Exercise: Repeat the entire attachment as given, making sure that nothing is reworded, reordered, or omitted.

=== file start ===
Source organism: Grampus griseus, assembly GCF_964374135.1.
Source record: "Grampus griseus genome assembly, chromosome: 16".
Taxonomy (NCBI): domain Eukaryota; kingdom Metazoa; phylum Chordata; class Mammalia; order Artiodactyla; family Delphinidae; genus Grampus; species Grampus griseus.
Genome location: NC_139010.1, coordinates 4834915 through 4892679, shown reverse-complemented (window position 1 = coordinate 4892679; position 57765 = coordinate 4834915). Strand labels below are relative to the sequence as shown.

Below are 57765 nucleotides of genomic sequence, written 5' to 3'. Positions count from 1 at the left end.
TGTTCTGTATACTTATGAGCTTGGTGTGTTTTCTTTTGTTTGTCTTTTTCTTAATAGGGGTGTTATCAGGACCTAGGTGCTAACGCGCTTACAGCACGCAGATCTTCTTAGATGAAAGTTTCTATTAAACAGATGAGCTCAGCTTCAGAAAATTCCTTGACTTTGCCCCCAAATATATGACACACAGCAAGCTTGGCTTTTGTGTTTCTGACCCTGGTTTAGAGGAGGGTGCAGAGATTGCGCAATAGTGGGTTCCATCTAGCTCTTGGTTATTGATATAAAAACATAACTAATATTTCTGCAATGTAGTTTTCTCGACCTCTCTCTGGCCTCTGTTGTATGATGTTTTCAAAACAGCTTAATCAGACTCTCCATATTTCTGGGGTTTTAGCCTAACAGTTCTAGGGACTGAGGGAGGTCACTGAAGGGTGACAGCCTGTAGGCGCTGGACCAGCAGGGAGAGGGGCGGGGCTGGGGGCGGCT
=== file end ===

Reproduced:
Source organism: Grampus griseus, assembly GCF_964374135.1.
Source record: "Grampus griseus genome assembly, chromosome: 16".
Taxonomy (NCBI): domain Eukaryota; kingdom Metazoa; phylum Chordata; class Mammalia; order Artiodactyla; family Delphinidae; genus Grampus; species Grampus griseus.
Genome location: NC_139010.1, coordinates 4834915 through 4892679, shown reverse-complemented (window position 1 = coordinate 4892679; position 57765 = coordinate 4834915). Strand labels below are relative to the sequence as shown.

Below are 57765 nucleotides of genomic sequence, written 5' to 3'. Positions count from 1 at the left end.
TGTTCTGTATACTTATGAGCTTGGTGTGTTTTCTTTTGTTTGTCTTTTTCTTAATAGGGGTGTTATCAGGACCTAGGTGCTAACGCGCTTACAGCACGCAGATCTTCTTAGATGAAAGTTTCTATTAAACAGATGAGCTCAGCTTCAGAAAATTCCTTGACTTTGCCCCCAAATATATGACACACAGCAAGCTTGGCTTTTGTGTTTCTGACCCTGGTTTAGAGGAGGGTGCAGAGATTGCGCAATAGTGGGTTCCATCTAGCTCTTGGTTATTGATATAAAAACATAACTAATATTTCTGCAATGTAGTTTTCTCGACCTCTCTCTGGCCTCTGTTGTATGATGTTTTCAAAACAGCTTAATCAGACTCTCCATATTTCTGGGGTTTTAGCCTAACAGTTCTAGGGACTGAGGGAGGTCACTGAAGGGTGACAGCCTGTAGGCGCTGGACCAGCAGGGAGAGGGGCGGGGCTGGGGGCGGCT